However, the way that the industry had evolved makes the top dog's job rather stupid. In fact the whole fund management industry doesn't really make a lot of sense.
Just look at the whole management fee issue. For most funds that it out there, 1% is taken out of the asset base to be paid out as management fee. Basically for every $100 of unit trust that you buy, $1 is paid to the fund manager which consist of the portfolio manager, the team of analysts and the support staff that manages the fund for you.
Now 1% may not sound big, but since average investment return is usually less than 10% per year, it means that you are paying out 10% or more to these fund managers every year.
Well, we can talk about this atrocity some other day. Let's look at the portfolio manager's job. His job is to manage the fund such that he beats some benchmark. This benchmark is usually some stock index. Say the S&500, the Hang Seng Index or the STI index etc.
Well, statistically they sucked. Less than 20% of all portfolio managers that ever existed beat their indices over a long period of time, like say 10 yrs or more.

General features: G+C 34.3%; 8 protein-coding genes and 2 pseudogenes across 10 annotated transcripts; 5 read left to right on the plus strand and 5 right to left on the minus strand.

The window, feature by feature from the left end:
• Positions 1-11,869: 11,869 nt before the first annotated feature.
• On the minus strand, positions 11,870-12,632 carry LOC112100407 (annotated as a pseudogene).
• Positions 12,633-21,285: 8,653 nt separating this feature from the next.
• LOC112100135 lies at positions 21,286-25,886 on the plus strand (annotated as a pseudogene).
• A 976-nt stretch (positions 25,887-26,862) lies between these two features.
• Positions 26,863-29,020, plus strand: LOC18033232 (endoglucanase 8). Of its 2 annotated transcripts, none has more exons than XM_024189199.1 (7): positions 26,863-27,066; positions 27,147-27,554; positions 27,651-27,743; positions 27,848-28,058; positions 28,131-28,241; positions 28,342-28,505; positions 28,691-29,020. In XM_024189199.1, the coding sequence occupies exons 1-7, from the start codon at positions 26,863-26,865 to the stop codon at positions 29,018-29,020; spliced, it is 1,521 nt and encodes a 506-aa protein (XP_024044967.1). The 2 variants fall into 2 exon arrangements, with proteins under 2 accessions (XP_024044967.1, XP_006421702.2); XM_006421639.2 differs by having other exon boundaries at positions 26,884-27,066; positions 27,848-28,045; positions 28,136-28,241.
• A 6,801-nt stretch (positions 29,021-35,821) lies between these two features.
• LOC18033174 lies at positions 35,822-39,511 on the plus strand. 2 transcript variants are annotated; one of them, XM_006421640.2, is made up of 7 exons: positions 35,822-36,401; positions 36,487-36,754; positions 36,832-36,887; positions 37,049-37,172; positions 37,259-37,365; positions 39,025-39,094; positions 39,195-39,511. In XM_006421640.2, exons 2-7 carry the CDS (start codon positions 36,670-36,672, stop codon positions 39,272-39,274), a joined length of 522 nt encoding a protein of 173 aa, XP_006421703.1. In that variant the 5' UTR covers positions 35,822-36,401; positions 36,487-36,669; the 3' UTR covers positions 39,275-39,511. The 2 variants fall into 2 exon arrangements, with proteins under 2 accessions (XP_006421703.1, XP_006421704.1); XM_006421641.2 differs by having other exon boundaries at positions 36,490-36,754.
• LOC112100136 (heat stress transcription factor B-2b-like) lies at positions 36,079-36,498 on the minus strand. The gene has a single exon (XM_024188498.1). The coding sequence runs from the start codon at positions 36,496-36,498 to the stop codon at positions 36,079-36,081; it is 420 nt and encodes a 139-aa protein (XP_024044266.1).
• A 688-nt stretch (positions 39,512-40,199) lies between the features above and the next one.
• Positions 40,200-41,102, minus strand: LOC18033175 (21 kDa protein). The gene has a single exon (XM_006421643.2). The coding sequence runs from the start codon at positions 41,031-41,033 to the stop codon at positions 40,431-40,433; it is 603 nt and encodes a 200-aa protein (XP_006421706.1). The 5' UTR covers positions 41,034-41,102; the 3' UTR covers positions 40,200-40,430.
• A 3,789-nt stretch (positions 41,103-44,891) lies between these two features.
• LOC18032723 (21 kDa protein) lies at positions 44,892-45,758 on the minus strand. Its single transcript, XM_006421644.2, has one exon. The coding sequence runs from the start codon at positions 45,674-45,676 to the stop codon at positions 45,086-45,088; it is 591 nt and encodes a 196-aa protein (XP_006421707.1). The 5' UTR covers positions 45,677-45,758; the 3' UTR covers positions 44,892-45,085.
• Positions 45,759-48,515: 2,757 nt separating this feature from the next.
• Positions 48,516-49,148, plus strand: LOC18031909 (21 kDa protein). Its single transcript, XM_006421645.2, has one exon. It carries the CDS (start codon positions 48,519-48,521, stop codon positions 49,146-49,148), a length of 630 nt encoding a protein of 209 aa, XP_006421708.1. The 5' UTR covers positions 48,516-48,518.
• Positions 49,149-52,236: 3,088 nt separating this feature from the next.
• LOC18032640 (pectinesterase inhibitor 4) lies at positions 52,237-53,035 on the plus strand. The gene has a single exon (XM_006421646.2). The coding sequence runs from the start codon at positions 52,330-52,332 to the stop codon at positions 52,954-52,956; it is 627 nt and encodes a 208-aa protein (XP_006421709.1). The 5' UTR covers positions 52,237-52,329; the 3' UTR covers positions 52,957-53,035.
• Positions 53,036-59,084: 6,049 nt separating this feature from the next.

Why is portfolio management such a difficult thing? Well to answer that might take a few more posts. But first we can talk about how the top dog goes about doing his job.
We talked about the benchmark. Basically the portfolio manager's job is to beat the benchmark. ie if the benchmark return is 10%, the PM should be delivering 11% return or more.
The most logical way to do this, according to the fund management industry, is to over or underweight stocks in the benchmark. Now what does this mean?
You see the benchmark is basically made up of stocks with different weightage. For e.g. the STI index has 30 stocks. Singtel has a weight of 8%, UOB 5%, SIA 4% etc (btw all weights are arbitrary, I dunno the real weights and they change all the time). So a portfolio manager who needs to beat the STI would consult his analysts and all other information sources and decide ultimately, what stocks to over or underweight.
Eg. after all his research, he decides that Singtel has better prospects, so he overweights Singtel, ie instead of putting 8% in Singtel, he puts 10%. And similarly he has to underweight some other stock, eg SIA, so instead of putting 4% in SIA, he puts just 2%.
If over time, Singtel does better than SIA, like say over 3 years, Singtel delivered 30% return but SIA only 20%, then he made the right decision. And since the portfolio manager has to do perhaps a couple of hundred or more of these decisions over say a 10 year time frame, he earns his existence if the net result is that his portfolio delivers a return that is higher than the benchmark.
This is, in a nutshell, the job of the portfolio manager. In the next issue, we discuss some issues with his job.